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Powell: Stablecoins can be useful if properly regulated

Ben Schiller, CoinDesk Managing Editor, joins Yahoo Finance Live to discuss Federal Reserve Chair Jerome Powell's message on stablecoins and speculative assets.

Video Transcript


- Stocks are trading higher in the wake of the Federal Reserve's final monetary policy statement and press conference of the year. And taking a look at cryptocurrencies in the wake of this Fed decision, those are also moving higher. Bitcoin is up about 4% this afternoon, trading just above that 49,000 mark. And for more on the cryptocurrency price action, we're welcoming in Ben Schiller, CoinDesk managing editor. Ben, thank you so much for joining us.

During the press conference this afternoon, Fed Chair Jerome Powell made a distinction between stablecoins and the kind of cryptocurrencies that many traders have been using to speculate. And focusing on that latter point, Powell said that cryptocurrencies can be risky, but he doesn't see them as a danger to financial stability at this point. Let's take a listen to what he had to say.

JEROME POWELL: I don't see them as a financial stability concern at the moment. I do think they are risky. They're not backed by anything. And I think there's big consumer issues for consumers who may or may not understand what they're getting. And there are certainly developments in the markets that are worth following, which are really not in our jurisdiction. But things like the kind of leverage that that's built into, and those sorts of things, is certainly worth watching.

- Ben what do you make of these comments and Fed Chair Jerome Powell assessment of the risks in this space?

BEN SCHILLER: Well, it seems to be saying it's not a systemic issue for the Fed, that it's more of an issue for the SEC or for other regulatory agencies. And I think there's definitely moves afoot in Congress to come down hard on stablecoins. Next year there are various committees that are addressing that. So I think we can expect to see some action there next year, but maybe it's just not a Fed issue. It's not a thing for Powell to worry about.

- Shifting slightly to something more specific. If you look at Bitcoin, it's down compared to its peak not too long ago. But up today, and it doesn't stop trading. And the trajectory if you go back 12 years is always up. For crypto investors who have the stomach for Bitcoin, what do you think holds in store? We know that the World Central banks are looking at some kind of regulatory crackdown. So what do you think is coming at us in the next six months?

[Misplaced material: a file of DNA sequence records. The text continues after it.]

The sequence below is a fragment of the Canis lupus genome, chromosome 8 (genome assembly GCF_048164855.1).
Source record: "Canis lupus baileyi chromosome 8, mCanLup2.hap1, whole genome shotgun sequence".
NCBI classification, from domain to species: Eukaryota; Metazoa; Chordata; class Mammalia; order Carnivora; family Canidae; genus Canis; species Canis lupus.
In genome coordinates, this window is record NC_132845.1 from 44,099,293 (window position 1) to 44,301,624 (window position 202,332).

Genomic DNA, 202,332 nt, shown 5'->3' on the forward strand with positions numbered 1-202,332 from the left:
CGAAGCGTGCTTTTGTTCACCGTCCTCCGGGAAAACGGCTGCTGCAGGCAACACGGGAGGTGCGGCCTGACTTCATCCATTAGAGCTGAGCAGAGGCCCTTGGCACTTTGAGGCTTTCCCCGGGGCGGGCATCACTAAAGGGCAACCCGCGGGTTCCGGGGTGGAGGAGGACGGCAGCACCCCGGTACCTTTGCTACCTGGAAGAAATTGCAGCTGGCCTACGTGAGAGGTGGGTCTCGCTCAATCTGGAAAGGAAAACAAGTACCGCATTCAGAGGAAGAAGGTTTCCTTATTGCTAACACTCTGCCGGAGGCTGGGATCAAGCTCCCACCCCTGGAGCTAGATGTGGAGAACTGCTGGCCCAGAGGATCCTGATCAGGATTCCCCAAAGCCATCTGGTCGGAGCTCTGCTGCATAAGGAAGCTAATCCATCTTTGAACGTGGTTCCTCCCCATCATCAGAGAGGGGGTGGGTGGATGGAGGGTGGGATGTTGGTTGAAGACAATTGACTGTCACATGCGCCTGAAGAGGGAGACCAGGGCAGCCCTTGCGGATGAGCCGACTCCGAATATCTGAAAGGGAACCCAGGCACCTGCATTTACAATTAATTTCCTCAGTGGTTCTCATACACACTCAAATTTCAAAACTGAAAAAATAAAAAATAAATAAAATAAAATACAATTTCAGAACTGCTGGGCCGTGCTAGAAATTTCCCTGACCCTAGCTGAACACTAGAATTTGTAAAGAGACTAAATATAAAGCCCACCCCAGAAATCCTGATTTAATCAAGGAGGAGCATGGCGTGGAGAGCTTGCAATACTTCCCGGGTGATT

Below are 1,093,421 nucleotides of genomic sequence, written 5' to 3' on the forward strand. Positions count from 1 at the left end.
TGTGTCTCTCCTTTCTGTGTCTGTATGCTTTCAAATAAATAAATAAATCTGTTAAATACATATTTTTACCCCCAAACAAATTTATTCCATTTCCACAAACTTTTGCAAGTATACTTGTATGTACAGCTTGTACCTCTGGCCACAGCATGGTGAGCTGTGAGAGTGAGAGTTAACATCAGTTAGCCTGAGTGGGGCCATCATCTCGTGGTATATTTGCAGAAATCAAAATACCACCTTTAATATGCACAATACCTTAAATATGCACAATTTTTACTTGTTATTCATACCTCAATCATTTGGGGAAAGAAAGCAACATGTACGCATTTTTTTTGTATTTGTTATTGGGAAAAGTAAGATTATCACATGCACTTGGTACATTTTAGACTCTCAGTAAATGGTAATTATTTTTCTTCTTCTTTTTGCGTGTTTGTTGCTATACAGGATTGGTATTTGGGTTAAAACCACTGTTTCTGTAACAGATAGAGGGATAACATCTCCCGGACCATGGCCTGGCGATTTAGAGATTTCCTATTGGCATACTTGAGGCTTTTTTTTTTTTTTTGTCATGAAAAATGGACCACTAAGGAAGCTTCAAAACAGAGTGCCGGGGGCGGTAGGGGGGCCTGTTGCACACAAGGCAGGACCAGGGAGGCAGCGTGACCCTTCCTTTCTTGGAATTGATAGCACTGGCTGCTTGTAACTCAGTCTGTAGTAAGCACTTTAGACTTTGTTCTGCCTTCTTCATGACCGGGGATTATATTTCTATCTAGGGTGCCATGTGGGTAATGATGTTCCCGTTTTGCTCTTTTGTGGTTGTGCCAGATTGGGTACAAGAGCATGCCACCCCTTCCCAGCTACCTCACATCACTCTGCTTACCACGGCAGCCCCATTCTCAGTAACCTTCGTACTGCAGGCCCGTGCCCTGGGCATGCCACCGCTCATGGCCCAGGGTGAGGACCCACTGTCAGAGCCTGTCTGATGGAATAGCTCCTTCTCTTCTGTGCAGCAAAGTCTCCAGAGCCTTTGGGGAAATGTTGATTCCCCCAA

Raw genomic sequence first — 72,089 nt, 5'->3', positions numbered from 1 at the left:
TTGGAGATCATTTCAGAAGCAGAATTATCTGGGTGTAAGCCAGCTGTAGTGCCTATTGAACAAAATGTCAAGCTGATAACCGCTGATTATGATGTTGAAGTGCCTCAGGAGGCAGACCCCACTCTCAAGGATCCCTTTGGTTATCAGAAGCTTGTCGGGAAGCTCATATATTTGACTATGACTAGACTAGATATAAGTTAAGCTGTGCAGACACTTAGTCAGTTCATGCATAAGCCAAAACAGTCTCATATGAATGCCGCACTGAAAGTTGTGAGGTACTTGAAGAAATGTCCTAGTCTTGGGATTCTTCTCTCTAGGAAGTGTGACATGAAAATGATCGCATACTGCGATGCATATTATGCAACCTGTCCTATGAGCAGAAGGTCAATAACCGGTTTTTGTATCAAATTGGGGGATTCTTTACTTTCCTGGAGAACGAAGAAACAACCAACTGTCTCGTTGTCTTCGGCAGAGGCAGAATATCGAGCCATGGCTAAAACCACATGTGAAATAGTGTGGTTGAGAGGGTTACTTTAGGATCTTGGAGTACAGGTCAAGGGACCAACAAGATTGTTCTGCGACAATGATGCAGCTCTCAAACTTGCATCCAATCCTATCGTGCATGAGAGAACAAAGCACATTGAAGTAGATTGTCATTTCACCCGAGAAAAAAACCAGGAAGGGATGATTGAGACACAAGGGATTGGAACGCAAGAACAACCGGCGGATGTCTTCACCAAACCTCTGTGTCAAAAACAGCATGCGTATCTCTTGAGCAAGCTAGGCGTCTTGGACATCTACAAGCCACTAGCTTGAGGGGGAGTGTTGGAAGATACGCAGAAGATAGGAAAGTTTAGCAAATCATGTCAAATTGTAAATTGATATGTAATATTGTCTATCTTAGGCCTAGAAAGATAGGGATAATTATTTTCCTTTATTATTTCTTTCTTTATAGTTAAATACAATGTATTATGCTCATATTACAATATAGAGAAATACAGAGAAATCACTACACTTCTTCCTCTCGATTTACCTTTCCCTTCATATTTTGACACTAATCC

BEN SCHILLER: Well, I think you can look at this in different ways. In one way, Bitcoin is a classic risk asset, and you would expect it to fall in a tighter monetary environment. On the other hand, traders have clearly been pricing this announcement in. And the reason why the price has been going up today is because, perhaps, the ratcheting back of monetary policy is not as bad as they feared.

On the other hand, you could say that Bitcoin is exist-- The whole point of Bitcoin is to exist outside of the traditional financial system, and outside of whatever the Fed is doing. So you could say it's an anti-inflationary asset. So when inflation is increasing, then people would be buying into it. So I think you can look at it in different ways.

- Well, and Ben, just taking a look at the path forward for monetary policy here. The median on the Fed's this afternoon charted out potentially three interest rate hikes next year. How should cryptocurrency investors, and Bitcoin investors specifically, then be thinking about the volatility that could be coming to their portfolio in the next 12 months?

BEN SCHILLER: Well, I don't know. I'm not a trader. But I would think that traders will be watching that very closely, and I think they would need to be reacting accordingly. We can expect to see a lot of volatility next year in the markets generally, and especially in Bitcoin. That might be good for some traders who are used to trading on the short term movements. On the other hand, those long term investors are going to have a different way of dealing with it, I think

- All right, we'll leave it there for now. Ben Schiller, CoinDesk managing editor, thank you so much for your time.